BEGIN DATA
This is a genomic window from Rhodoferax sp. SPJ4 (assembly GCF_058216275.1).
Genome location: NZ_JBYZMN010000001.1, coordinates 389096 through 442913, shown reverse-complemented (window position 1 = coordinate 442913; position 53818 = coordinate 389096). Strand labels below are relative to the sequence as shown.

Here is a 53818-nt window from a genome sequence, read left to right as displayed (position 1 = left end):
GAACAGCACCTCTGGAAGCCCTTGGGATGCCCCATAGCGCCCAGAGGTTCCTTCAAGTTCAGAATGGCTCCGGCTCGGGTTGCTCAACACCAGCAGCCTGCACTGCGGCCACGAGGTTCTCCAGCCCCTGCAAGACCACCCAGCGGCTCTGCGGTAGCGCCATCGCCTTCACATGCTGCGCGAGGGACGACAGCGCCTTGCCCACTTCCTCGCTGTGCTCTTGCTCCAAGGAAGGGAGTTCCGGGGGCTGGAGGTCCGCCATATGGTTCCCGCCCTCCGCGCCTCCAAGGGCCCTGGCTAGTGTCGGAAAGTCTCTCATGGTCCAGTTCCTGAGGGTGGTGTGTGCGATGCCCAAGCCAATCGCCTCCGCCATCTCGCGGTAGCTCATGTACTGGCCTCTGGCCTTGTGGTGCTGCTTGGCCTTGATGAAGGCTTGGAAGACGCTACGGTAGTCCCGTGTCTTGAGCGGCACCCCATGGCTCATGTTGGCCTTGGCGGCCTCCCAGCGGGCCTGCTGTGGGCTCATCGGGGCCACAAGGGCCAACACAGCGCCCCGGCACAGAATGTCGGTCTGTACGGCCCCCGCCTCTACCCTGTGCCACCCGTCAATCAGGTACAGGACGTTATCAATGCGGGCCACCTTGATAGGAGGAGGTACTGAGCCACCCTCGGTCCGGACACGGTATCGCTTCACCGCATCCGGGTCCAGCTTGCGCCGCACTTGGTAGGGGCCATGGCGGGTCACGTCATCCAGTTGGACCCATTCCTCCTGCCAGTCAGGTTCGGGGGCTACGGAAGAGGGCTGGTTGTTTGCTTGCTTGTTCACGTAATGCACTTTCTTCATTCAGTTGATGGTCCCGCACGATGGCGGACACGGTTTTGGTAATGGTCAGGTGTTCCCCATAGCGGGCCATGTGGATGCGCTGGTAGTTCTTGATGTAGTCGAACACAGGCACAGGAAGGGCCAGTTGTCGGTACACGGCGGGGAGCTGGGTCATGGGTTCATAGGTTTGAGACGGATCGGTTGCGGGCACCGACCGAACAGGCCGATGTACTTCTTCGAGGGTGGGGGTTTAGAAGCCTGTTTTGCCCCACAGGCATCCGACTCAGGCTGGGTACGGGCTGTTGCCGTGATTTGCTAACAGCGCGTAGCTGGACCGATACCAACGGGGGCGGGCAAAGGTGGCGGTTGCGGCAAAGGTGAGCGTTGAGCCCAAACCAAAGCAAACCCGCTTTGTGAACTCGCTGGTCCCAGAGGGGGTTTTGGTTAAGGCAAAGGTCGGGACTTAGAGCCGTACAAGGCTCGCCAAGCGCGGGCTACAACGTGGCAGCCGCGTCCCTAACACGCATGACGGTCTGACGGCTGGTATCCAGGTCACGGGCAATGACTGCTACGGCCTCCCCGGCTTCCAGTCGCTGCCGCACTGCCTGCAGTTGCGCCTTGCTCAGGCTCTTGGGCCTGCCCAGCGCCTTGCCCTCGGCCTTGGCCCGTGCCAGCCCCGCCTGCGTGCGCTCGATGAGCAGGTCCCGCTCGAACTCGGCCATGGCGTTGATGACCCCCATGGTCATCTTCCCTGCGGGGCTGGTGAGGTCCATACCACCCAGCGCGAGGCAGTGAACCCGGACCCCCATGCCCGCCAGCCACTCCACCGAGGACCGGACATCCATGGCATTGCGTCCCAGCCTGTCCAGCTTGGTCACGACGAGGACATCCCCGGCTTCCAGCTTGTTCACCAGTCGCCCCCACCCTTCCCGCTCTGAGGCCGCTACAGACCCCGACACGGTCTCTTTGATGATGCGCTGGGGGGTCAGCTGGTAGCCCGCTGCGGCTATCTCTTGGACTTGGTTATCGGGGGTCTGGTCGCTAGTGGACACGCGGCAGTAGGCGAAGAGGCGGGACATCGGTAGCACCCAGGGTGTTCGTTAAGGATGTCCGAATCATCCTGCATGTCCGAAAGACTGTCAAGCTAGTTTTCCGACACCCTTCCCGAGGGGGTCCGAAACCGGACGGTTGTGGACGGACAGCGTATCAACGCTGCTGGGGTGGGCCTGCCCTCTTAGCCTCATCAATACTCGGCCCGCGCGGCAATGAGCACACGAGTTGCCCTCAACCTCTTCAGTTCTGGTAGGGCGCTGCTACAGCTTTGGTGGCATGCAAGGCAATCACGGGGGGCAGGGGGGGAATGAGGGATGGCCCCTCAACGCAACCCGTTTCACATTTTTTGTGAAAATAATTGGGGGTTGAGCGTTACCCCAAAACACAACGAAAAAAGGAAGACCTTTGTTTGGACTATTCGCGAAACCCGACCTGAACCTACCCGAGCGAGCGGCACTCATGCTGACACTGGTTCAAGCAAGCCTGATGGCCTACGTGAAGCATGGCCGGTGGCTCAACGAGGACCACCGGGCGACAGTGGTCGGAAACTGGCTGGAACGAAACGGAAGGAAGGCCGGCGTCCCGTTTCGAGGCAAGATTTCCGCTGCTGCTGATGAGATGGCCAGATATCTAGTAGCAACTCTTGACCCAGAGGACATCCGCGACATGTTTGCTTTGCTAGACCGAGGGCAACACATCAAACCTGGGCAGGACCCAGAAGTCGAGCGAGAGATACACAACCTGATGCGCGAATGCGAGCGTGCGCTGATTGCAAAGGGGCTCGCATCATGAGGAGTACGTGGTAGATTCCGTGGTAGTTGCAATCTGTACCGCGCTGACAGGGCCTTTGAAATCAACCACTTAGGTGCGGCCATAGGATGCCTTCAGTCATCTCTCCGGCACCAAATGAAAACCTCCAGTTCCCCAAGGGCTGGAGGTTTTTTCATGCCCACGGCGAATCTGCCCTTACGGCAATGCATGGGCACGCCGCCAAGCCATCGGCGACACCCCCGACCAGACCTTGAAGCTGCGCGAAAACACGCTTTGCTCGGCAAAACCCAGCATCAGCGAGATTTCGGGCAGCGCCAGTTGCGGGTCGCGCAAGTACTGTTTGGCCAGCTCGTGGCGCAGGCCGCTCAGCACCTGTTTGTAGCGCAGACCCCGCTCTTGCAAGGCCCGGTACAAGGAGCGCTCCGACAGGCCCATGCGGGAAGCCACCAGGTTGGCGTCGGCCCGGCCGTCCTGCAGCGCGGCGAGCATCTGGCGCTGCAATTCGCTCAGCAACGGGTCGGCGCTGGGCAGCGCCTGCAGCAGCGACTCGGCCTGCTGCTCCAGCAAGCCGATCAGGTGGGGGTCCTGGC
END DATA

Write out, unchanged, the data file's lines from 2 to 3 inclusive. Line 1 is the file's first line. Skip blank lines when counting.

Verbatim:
Genome location: NZ_JBYZMN010000001.1, coordinates 389096 through 442913, shown reverse-complemented (window position 1 = coordinate 442913; position 53818 = coordinate 389096). Strand labels below are relative to the sequence as shown.

Here is a 53818-nt window from a genome sequence, read left to right as displayed (position 1 = left end):